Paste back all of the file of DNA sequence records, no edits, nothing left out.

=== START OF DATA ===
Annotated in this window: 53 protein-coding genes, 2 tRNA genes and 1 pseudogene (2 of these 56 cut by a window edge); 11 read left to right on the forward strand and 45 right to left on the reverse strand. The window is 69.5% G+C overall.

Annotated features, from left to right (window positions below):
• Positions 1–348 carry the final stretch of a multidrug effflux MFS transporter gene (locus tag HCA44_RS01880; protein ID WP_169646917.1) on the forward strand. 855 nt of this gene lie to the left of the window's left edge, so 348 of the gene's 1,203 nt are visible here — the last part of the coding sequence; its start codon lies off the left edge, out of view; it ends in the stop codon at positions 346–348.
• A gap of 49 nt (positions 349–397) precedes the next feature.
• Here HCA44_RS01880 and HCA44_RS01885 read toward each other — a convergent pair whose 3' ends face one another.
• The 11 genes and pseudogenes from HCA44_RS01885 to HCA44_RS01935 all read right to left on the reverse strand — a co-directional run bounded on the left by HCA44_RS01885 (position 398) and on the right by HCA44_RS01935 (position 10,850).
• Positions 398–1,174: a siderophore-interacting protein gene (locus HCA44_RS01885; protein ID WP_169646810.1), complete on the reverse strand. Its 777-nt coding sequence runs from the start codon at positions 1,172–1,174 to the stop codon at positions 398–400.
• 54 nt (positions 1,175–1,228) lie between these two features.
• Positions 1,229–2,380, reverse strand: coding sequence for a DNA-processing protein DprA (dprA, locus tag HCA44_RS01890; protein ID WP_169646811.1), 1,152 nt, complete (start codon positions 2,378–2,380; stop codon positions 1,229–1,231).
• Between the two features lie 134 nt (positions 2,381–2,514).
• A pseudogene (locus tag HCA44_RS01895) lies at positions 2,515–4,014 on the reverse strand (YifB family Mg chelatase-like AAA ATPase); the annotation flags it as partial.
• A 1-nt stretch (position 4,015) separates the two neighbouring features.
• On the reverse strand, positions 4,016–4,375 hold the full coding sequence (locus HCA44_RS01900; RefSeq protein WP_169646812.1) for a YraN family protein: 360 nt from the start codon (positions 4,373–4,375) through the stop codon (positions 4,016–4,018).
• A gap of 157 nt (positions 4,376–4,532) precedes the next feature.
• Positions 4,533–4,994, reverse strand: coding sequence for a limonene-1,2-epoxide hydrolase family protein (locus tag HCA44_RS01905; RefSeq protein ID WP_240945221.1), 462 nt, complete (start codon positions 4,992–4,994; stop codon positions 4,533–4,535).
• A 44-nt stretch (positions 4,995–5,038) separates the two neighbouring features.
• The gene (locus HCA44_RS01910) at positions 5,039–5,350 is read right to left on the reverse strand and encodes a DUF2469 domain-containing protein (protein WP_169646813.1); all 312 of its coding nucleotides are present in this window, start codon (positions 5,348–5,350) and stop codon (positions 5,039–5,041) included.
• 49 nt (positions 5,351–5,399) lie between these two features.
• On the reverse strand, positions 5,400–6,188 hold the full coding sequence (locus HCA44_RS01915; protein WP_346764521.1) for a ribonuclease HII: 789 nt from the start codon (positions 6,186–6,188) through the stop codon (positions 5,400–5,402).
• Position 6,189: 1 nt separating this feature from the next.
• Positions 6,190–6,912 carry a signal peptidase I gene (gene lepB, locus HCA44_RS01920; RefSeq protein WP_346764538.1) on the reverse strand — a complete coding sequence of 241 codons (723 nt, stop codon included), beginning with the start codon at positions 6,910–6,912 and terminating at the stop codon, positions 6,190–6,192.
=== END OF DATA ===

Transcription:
Annotated in this window: 53 protein-coding genes, 2 tRNA genes and 1 pseudogene (2 of these 56 cut by a window edge); 11 read left to right on the forward strand and 45 right to left on the reverse strand. The window is 69.5% G+C overall.

Annotated features, from left to right (window positions below):
• Positions 1–348 carry the final stretch of a multidrug effflux MFS transporter gene (locus tag HCA44_RS01880; protein ID WP_169646917.1) on the forward strand. 855 nt of this gene lie to the left of the window's left edge, so 348 of the gene's 1,203 nt are visible here — the last part of the coding sequence; its start codon lies off the left edge, out of view; it ends in the stop codon at positions 346–348.
• A gap of 49 nt (positions 349–397) precedes the next feature.
• Here HCA44_RS01880 and HCA44_RS01885 read toward each other — a convergent pair whose 3' ends face one another.
• The 11 genes and pseudogenes from HCA44_RS01885 to HCA44_RS01935 all read right to left on the reverse strand — a co-directional run bounded on the left by HCA44_RS01885 (position 398) and on the right by HCA44_RS01935 (position 10,850).
• Positions 398–1,174: a siderophore-interacting protein gene (locus HCA44_RS01885; protein ID WP_169646810.1), complete on the reverse strand. Its 777-nt coding sequence runs from the start codon at positions 1,172–1,174 to the stop codon at positions 398–400.
• 54 nt (positions 1,175–1,228) lie between these two features.
• Positions 1,229–2,380, reverse strand: coding sequence for a DNA-processing protein DprA (dprA, locus tag HCA44_RS01890; protein ID WP_169646811.1), 1,152 nt, complete (start codon positions 2,378–2,380; stop codon positions 1,229–1,231).
• Between the two features lie 134 nt (positions 2,381–2,514).
• A pseudogene (locus tag HCA44_RS01895) lies at positions 2,515–4,014 on the reverse strand (YifB family Mg chelatase-like AAA ATPase); the annotation flags it as partial.
• A 1-nt stretch (position 4,015) separates the two neighbouring features.
• On the reverse strand, positions 4,016–4,375 hold the full coding sequence (locus HCA44_RS01900; RefSeq protein WP_169646812.1) for a YraN family protein: 360 nt from the start codon (positions 4,373–4,375) through the stop codon (positions 4,016–4,018).
• A gap of 157 nt (positions 4,376–4,532) precedes the next feature.
• Positions 4,533–4,994, reverse strand: coding sequence for a limonene-1,2-epoxide hydrolase family protein (locus tag HCA44_RS01905; RefSeq protein ID WP_240945221.1), 462 nt, complete (start codon positions 4,992–4,994; stop codon positions 4,533–4,535).
• A 44-nt stretch (positions 4,995–5,038) separates the two neighbouring features.
• The gene (locus HCA44_RS01910) at positions 5,039–5,350 is read right to left on the reverse strand and encodes a DUF2469 domain-containing protein (protein WP_169646813.1); all 312 of its coding nucleotides are present in this window, start codon (positions 5,348–5,350) and stop codon (positions 5,039–5,041) included.
• 49 nt (positions 5,351–5,399) lie between these two features.
• On the reverse strand, positions 5,400–6,188 hold the full coding sequence (locus HCA44_RS01915; protein WP_346764521.1) for a ribonuclease HII: 789 nt from the start codon (positions 6,186–6,188) through the stop codon (positions 5,400–5,402).
• Position 6,189: 1 nt separating this feature from the next.
• Positions 6,190–6,912 carry a signal peptidase I gene (gene lepB, locus HCA44_RS01920; RefSeq protein WP_346764538.1) on the reverse strand — a complete coding sequence of 241 codons (723 nt, stop codon included), beginning with the start codon at positions 6,910–6,912 and terminating at the stop codon, positions 6,190–6,192.